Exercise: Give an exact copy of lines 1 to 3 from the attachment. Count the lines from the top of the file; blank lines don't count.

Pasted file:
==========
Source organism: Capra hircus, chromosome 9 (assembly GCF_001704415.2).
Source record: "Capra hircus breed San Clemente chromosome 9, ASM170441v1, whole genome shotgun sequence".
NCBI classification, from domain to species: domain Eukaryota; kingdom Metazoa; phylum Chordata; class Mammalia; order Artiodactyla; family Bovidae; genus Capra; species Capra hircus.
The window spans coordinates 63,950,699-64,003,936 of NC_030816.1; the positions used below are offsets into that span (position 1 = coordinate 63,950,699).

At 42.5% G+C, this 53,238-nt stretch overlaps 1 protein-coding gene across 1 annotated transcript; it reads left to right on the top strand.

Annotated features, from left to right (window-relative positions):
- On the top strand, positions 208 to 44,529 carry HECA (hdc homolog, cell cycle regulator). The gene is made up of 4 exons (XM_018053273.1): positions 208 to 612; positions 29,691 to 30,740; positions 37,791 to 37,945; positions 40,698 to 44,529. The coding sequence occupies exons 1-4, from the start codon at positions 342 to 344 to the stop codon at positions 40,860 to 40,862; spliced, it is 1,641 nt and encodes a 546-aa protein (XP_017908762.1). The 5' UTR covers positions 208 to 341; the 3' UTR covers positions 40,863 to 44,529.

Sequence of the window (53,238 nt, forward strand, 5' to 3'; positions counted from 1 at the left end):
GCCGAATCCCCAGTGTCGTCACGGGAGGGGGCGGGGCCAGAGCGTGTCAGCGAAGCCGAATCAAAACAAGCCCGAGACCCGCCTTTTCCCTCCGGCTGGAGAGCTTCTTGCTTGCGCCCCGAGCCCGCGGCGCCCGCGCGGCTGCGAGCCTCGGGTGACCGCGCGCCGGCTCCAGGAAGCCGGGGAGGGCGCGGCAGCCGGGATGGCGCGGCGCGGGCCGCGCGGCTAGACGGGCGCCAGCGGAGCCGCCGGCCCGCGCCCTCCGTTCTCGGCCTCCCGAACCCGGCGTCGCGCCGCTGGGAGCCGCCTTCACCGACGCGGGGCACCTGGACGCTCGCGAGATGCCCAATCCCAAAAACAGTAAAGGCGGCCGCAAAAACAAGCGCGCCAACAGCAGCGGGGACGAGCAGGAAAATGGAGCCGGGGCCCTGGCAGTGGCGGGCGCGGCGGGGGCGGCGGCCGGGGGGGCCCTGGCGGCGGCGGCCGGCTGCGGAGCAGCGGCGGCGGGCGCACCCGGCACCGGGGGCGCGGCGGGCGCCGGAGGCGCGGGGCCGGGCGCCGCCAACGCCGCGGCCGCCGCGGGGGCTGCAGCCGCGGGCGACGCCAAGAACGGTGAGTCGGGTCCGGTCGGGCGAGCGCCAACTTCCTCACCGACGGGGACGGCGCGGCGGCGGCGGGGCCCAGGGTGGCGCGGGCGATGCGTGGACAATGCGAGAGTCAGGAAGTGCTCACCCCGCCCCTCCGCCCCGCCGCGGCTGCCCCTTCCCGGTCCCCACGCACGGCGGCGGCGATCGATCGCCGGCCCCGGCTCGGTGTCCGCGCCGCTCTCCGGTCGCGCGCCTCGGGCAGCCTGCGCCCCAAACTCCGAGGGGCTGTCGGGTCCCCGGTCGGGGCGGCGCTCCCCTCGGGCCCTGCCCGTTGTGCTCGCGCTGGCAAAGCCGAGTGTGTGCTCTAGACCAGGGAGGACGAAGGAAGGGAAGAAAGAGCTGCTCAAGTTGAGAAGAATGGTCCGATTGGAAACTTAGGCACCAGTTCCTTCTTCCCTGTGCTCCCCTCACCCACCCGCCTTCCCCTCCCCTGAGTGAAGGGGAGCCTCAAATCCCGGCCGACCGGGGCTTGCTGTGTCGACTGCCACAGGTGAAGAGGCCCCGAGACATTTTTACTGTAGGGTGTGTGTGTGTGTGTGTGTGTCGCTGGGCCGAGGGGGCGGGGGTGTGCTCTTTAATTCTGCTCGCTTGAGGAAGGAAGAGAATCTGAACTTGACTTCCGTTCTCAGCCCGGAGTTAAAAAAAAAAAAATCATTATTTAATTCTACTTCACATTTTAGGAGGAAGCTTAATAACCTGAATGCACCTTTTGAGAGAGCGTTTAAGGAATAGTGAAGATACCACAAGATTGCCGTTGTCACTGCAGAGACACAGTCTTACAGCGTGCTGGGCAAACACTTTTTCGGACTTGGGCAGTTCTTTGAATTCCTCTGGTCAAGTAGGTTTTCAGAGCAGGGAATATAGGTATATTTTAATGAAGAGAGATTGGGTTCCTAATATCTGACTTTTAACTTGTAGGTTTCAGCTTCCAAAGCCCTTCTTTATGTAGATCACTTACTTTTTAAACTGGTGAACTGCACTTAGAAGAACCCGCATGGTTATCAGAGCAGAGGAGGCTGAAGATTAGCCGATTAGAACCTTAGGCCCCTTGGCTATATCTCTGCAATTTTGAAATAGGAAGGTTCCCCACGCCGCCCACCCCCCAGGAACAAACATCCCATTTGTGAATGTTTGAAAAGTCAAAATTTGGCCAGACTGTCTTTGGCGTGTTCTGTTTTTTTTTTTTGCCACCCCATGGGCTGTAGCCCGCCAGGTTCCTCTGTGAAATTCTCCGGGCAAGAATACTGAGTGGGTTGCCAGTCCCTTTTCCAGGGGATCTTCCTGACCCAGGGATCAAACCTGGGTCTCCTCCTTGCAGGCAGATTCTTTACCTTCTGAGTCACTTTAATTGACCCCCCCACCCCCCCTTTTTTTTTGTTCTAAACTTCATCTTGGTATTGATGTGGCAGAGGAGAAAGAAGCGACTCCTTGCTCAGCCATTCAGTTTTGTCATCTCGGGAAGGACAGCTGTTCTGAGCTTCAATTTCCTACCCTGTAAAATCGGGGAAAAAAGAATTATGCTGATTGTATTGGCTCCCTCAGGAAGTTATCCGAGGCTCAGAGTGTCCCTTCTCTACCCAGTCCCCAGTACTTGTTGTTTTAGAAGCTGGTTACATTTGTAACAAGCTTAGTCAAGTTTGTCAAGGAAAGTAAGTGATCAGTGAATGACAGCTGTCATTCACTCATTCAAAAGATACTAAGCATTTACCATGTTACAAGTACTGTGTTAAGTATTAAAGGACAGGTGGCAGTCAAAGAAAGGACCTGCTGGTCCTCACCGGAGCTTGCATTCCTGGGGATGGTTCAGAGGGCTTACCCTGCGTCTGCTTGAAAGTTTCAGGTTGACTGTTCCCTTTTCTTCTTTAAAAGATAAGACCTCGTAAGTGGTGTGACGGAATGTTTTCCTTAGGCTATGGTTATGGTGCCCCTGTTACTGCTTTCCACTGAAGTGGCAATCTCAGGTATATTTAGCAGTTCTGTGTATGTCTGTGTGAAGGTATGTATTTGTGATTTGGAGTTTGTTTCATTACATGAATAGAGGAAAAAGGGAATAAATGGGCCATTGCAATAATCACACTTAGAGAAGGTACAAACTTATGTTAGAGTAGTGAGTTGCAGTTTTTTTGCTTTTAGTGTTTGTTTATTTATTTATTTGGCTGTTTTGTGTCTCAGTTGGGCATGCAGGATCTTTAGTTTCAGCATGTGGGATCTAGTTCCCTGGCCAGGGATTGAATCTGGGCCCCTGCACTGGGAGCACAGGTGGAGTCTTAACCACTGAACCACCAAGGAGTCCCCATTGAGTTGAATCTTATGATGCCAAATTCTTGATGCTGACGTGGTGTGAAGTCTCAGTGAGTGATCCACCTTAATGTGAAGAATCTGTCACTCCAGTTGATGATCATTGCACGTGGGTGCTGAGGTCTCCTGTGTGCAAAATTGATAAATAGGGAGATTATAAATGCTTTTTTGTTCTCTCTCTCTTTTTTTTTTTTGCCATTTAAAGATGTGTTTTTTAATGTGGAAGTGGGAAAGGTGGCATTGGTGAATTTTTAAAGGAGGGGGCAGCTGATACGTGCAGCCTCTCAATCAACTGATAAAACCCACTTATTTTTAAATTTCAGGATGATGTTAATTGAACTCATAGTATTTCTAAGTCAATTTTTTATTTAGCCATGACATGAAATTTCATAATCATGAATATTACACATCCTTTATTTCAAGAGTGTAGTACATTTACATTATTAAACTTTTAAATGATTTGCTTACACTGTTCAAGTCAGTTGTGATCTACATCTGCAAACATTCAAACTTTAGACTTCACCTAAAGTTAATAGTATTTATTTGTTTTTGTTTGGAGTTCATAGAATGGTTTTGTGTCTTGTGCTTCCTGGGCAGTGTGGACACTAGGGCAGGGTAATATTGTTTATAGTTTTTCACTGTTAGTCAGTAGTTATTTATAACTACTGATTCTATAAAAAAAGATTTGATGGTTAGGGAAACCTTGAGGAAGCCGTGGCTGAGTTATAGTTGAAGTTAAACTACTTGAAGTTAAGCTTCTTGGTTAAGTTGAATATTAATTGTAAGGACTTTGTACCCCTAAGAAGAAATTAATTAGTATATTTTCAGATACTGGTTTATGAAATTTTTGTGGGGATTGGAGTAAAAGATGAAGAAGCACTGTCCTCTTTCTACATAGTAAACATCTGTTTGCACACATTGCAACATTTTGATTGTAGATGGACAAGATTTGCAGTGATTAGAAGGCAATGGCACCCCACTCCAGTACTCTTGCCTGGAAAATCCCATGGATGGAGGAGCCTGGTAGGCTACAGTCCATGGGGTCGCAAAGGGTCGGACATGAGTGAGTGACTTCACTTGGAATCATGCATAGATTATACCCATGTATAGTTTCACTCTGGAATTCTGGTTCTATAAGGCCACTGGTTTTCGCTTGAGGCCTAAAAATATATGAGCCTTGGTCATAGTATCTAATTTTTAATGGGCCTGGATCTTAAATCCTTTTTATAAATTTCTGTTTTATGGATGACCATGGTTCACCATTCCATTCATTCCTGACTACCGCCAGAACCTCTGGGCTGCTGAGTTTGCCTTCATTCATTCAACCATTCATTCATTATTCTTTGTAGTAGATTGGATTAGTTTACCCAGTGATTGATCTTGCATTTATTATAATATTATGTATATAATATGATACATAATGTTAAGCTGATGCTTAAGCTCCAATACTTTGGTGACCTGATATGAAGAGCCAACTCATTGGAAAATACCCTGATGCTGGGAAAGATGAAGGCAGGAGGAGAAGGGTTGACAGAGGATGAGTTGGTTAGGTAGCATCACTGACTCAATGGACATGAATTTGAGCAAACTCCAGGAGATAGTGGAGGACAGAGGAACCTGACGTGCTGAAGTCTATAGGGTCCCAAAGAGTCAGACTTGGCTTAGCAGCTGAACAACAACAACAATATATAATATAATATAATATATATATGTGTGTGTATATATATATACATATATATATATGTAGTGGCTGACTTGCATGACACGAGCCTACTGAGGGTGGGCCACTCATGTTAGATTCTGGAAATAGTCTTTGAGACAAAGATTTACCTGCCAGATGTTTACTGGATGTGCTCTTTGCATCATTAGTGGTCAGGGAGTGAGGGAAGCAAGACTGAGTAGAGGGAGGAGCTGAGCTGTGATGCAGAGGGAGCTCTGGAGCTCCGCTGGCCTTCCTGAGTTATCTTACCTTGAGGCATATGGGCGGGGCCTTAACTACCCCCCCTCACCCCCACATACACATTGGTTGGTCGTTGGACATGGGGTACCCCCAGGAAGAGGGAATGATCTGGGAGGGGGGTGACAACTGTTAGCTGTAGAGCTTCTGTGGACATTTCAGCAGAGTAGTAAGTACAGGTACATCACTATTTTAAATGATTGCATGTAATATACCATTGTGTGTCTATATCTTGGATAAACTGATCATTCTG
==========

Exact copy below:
Source organism: Capra hircus, chromosome 9 (assembly GCF_001704415.2).
Source record: "Capra hircus breed San Clemente chromosome 9, ASM170441v1, whole genome shotgun sequence".
NCBI classification, from domain to species: domain Eukaryota; kingdom Metazoa; phylum Chordata; class Mammalia; order Artiodactyla; family Bovidae; genus Capra; species Capra hircus.